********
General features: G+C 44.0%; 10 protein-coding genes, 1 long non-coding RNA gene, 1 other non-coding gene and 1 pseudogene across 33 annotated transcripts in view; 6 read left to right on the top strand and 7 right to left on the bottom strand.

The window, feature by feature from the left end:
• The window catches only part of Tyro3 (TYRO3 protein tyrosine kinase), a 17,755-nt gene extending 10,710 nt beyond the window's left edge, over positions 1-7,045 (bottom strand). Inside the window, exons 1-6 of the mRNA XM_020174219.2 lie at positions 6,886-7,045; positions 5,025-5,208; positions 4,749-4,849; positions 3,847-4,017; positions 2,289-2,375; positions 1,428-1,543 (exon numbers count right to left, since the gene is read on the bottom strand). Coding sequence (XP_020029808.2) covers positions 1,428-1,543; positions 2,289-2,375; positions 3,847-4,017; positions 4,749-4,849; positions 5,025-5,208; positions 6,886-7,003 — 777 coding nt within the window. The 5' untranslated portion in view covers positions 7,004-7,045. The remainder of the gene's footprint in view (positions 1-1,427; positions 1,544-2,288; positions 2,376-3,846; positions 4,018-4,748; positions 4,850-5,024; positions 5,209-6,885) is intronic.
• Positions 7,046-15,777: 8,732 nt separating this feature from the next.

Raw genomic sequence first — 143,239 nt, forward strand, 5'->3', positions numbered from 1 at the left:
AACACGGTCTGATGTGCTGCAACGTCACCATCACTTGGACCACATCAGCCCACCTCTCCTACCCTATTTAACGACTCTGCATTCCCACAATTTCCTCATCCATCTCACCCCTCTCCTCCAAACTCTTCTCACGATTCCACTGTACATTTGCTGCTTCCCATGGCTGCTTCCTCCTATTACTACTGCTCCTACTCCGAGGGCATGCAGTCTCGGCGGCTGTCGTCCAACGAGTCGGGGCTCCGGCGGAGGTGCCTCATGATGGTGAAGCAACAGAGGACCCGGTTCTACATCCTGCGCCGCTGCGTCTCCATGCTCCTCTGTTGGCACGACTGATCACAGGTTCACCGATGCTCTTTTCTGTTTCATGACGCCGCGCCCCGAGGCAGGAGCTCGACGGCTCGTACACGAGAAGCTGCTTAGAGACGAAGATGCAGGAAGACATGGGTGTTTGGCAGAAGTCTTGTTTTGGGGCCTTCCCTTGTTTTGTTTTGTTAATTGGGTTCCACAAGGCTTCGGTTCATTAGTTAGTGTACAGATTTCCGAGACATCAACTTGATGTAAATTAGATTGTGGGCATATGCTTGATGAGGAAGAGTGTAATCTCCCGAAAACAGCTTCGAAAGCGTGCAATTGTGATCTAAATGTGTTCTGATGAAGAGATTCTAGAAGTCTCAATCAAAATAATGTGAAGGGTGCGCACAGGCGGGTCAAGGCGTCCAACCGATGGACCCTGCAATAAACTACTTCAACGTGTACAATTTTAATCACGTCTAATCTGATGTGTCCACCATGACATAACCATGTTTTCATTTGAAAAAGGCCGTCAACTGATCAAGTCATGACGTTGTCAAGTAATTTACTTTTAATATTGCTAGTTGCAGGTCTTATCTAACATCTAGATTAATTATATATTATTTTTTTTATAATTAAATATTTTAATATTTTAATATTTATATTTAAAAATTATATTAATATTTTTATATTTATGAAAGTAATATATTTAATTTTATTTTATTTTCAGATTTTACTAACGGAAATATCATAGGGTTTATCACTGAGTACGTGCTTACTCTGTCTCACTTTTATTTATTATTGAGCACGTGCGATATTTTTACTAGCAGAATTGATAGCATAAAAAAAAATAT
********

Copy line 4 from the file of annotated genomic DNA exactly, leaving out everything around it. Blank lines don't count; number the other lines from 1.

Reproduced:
• Positions 7,046-15,777: 8,732 nt separating this feature from the next.